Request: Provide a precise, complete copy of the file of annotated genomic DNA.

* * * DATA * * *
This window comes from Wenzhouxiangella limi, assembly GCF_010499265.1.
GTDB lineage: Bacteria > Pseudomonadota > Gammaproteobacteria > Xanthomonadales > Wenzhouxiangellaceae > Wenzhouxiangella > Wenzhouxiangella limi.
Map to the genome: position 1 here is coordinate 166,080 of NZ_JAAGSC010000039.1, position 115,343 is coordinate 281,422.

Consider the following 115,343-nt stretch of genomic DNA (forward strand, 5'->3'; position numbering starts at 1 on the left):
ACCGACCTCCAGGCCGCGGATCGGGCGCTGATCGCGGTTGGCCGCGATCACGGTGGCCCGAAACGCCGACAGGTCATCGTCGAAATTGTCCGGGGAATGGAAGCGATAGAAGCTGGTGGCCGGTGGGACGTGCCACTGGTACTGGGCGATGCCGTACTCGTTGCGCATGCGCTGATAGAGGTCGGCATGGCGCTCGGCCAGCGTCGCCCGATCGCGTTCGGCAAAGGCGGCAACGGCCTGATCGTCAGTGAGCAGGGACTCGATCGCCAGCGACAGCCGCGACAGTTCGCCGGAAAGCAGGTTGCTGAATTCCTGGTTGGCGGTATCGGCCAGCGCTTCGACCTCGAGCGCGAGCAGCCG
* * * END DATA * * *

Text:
This window comes from Wenzhouxiangella limi, assembly GCF_010499265.1.
GTDB lineage: Bacteria > Pseudomonadota > Gammaproteobacteria > Xanthomonadales > Wenzhouxiangellaceae > Wenzhouxiangella > Wenzhouxiangella limi.
Map to the genome: position 1 here is coordinate 166,080 of NZ_JAAGSC010000039.1, position 115,343 is coordinate 281,422.

Consider the following 115,343-nt stretch of genomic DNA (forward strand, 5'->3'; position numbering starts at 1 on the left):
ACCGACCTCCAGGCCGCGGATCGGGCGCTGATCGCGGTTGGCCGCGATCACGGTGGCCCGAAACGCCGACAGGTCATCGTCGAAATTGTCCGGGGAATGGAAGCGATAGAAGCTGGTGGCCGGTGGGACGTGCCACTGGTACTGGGCGATGCCGTACTCGTTGCGCATGCGCTGATAGAGGTCGGCATGGCGCTCGGCCAGCGTCGCCCGATCGCGTTCGGCAAAGGCGGCAACGGCCTGATCGTCAGTGAGCAGGGACTCGATCGCCAGCGACAGCCGCGACAGTTCGCCGGAAAGCAGGTTGCTGAATTCCTGGTTGGCGGTATCGGCCAGCGCTTCGACCTCGAGCGCGAGCAGCCG